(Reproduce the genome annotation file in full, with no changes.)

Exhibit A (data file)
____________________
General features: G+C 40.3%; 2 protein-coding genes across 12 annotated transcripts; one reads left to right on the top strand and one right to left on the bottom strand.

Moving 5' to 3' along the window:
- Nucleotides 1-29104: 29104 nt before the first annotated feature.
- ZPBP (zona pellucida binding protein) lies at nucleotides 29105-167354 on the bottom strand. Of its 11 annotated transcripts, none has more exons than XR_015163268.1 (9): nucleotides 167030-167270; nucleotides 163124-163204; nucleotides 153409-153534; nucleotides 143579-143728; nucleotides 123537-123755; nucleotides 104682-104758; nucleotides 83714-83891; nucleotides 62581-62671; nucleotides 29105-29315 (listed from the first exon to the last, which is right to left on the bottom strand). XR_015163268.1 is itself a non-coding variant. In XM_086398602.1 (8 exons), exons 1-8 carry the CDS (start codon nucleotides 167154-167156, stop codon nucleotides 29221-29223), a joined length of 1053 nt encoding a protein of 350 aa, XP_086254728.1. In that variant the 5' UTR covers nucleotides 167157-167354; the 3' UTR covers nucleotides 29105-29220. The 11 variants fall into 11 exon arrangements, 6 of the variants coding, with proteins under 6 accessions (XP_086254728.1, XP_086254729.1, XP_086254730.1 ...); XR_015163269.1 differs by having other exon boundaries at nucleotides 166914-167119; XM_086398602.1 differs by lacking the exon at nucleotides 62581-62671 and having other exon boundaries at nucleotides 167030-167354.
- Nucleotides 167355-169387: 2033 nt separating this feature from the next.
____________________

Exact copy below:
General features: G+C 40.3%; 2 protein-coding genes across 12 annotated transcripts; one reads left to right on the top strand and one right to left on the bottom strand.

Moving 5' to 3' along the window:
- Nucleotides 1-29104: 29104 nt before the first annotated feature.
- ZPBP (zona pellucida binding protein) lies at nucleotides 29105-167354 on the bottom strand. Of its 11 annotated transcripts, none has more exons than XR_015163268.1 (9): nucleotides 167030-167270; nucleotides 163124-163204; nucleotides 153409-153534; nucleotides 143579-143728; nucleotides 123537-123755; nucleotides 104682-104758; nucleotides 83714-83891; nucleotides 62581-62671; nucleotides 29105-29315 (listed from the first exon to the last, which is right to left on the bottom strand). XR_015163268.1 is itself a non-coding variant. In XM_086398602.1 (8 exons), exons 1-8 carry the CDS (start codon nucleotides 167154-167156, stop codon nucleotides 29221-29223), a joined length of 1053 nt encoding a protein of 350 aa, XP_086254728.1. In that variant the 5' UTR covers nucleotides 167157-167354; the 3' UTR covers nucleotides 29105-29220. The 11 variants fall into 11 exon arrangements, 6 of the variants coding, with proteins under 6 accessions (XP_086254728.1, XP_086254729.1, XP_086254730.1 ...); XR_015163269.1 differs by having other exon boundaries at nucleotides 166914-167119; XM_086398602.1 differs by lacking the exon at nucleotides 62581-62671 and having other exon boundaries at nucleotides 167030-167354.
- Nucleotides 167355-169387: 2033 nt separating this feature from the next.